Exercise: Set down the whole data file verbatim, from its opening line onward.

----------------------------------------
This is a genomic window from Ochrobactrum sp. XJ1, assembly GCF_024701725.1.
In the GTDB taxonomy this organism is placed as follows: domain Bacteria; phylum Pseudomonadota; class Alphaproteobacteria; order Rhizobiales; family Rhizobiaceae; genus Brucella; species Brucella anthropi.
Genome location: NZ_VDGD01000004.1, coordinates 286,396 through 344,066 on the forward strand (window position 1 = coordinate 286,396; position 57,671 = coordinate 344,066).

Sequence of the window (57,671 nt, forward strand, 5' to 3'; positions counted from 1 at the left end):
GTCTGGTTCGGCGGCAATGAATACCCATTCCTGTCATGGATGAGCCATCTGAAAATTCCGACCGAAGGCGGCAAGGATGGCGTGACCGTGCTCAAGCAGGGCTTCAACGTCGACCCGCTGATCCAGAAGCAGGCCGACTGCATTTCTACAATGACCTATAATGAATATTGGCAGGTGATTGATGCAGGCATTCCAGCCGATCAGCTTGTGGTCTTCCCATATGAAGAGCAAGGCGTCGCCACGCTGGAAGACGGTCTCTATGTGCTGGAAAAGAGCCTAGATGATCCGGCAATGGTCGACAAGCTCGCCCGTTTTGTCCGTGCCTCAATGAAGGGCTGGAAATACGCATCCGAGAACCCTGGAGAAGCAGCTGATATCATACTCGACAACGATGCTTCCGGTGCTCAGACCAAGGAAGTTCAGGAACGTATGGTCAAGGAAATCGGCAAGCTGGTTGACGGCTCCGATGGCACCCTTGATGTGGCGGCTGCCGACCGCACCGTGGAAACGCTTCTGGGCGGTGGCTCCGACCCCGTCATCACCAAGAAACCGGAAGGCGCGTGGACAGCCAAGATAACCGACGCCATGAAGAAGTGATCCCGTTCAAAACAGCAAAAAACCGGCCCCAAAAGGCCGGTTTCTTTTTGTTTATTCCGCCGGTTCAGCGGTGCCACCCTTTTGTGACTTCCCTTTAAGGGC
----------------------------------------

This is a genomic window from Ochrobactrum sp. XJ1, assembly GCF_024701725.1.
In the GTDB taxonomy this organism is placed as follows: domain Bacteria; phylum Pseudomonadota; class Alphaproteobacteria; order Rhizobiales; family Rhizobiaceae; genus Brucella; species Brucella anthropi.
Genome location: NZ_VDGD01000004.1, coordinates 286,396 through 344,066 on the forward strand (window position 1 = coordinate 286,396; position 57,671 = coordinate 344,066).

Sequence of the window (57,671 nt, forward strand, 5' to 3'; positions counted from 1 at the left end):
GTCTGGTTCGGCGGCAATGAATACCCATTCCTGTCATGGATGAGCCATCTGAAAATTCCGACCGAAGGCGGCAAGGATGGCGTGACCGTGCTCAAGCAGGGCTTCAACGTCGACCCGCTGATCCAGAAGCAGGCCGACTGCATTTCTACAATGACCTATAATGAATATTGGCAGGTGATTGATGCAGGCATTCCAGCCGATCAGCTTGTGGTCTTCCCATATGAAGAGCAAGGCGTCGCCACGCTGGAAGACGGTCTCTATGTGCTGGAAAAGAGCCTAGATGATCCGGCAATGGTCGACAAGCTCGCCCGTTTTGTCCGTGCCTCAATGAAGGGCTGGAAATACGCATCCGAGAACCCTGGAGAAGCAGCTGATATCATACTCGACAACGATGCTTCCGGTGCTCAGACCAAGGAAGTTCAGGAACGTATGGTCAAGGAAATCGGCAAGCTGGTTGACGGCTCCGATGGCACCCTTGATGTGGCGGCTGCCGACCGCACCGTGGAAACGCTTCTGGGCGGTGGCTCCGACCCCGTCATCACCAAGAAACCGGAAGGCGCGTGGACAGCCAAGATAACCGACGCCATGAAGAAGTGATCCCGTTCAAAACAGCAAAAAACCGGCCCCAAAAGGCCGGTTTCTTTTTGTTTATTCCGCCGGTTCAGCGGTGCCACCCTTTTGTGACTTCCCTTTAAGGGC